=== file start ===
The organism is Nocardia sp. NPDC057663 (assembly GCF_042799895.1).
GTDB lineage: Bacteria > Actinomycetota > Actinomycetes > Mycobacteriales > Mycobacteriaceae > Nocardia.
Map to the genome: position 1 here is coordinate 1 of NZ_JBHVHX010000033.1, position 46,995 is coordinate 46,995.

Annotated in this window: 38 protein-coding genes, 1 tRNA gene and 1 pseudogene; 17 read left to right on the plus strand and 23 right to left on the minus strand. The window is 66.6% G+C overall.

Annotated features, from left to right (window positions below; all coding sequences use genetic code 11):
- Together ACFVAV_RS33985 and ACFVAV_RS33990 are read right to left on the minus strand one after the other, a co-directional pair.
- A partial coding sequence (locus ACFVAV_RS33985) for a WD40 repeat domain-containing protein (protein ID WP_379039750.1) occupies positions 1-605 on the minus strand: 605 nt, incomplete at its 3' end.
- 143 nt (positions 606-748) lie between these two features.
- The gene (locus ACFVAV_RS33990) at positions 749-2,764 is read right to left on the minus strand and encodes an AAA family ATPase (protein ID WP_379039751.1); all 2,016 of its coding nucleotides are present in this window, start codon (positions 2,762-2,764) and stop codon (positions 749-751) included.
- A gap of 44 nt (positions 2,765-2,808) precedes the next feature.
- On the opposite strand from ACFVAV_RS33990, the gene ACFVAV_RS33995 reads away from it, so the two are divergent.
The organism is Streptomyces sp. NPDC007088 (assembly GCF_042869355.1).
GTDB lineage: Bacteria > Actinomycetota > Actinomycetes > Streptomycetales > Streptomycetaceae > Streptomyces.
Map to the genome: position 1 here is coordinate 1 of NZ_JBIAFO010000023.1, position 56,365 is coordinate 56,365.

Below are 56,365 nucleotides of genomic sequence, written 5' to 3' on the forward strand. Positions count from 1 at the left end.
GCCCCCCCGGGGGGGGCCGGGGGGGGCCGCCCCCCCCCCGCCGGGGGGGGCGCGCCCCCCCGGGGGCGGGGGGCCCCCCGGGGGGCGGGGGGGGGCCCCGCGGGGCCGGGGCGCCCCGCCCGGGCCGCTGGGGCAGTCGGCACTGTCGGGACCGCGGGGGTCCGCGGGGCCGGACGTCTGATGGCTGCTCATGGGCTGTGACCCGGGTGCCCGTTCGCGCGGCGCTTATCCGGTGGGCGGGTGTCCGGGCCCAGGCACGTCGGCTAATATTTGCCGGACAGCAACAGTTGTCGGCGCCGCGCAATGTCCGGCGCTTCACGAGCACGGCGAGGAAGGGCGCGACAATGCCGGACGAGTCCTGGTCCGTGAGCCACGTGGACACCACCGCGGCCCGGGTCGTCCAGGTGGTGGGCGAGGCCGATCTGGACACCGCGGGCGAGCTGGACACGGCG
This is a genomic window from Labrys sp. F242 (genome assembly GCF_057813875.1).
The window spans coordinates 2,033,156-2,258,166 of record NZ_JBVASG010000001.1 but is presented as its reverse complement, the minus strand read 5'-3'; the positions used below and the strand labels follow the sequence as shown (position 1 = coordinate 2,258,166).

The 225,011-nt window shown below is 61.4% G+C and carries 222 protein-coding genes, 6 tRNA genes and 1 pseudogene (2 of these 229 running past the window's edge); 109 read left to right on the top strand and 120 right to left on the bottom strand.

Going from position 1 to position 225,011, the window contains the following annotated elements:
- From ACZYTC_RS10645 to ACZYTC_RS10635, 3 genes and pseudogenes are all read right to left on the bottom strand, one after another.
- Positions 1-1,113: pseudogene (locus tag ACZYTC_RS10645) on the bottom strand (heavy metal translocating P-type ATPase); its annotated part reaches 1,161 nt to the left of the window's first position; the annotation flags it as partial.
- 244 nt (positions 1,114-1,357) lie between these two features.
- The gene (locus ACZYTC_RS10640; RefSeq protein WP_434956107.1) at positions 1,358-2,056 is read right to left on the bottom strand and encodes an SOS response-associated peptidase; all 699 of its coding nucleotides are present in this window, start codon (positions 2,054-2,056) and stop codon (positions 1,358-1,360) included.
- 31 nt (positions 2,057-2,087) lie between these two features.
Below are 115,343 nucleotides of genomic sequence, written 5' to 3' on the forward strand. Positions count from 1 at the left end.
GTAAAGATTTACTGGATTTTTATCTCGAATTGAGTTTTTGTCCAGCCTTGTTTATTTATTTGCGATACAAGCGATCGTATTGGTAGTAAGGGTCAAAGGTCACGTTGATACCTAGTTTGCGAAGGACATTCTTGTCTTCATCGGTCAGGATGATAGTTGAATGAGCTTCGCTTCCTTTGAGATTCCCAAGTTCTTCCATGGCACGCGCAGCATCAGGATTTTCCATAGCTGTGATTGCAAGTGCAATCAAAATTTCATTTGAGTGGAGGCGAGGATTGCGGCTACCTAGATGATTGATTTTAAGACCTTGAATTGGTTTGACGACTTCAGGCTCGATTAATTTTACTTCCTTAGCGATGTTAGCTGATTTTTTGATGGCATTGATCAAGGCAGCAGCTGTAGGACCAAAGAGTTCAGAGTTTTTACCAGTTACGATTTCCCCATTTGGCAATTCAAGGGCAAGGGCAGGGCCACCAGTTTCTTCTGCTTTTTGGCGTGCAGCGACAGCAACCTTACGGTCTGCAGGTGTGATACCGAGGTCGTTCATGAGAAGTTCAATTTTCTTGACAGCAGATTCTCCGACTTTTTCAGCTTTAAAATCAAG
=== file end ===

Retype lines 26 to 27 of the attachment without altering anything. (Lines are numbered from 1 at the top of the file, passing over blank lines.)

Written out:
Below are 115,343 nucleotides of genomic sequence, written 5' to 3' on the forward strand. Positions count from 1 at the left end.
GTAAAGATTTACTGGATTTTTATCTCGAATTGAGTTTTTGTCCAGCCTTGTTTATTTATTTGCGATACAAGCGATCGTATTGGTAGTAAGGGTCAAAGGTCACGTTGATACCTAGTTTGCGAAGGACATTCTTGTCTTCATCGGTCAGGATGATAGTTGAATGAGCTTCGCTTCCTTTGAGATTCCCAAGTTCTTCCATGGCACGCGCAGCATCAGGATTTTCCATAGCTGTGATTGCAAGTGCAATCAAAATTTCATTTGAGTGGAGGCGAGGATTGCGGCTACCTAGATGATTGATTTTAAGACCTTGAATTGGTTTGACGACTTCAGGCTCGATTAATTTTACTTCCTTAGCGATGTTAGCTGATTTTTTGATGGCATTGATCAAGGCAGCAGCTGTAGGACCAAAGAGTTCAGAGTTTTTACCAGTTACGATTTCCCCATTTGGCAATTCAAGGGCAAGGGCAGGGCCACCAGTTTCTTCTGCTTTTTGGCGTGCAGCGACAGCAACCTTACGGTCTGCAGGTGTGATACCGAGGTCGTTCATGAGAAGTTCAATTTTCTTGACAGCAGATTCTCCGACTTTTTCAGCTTTAAAATCAAG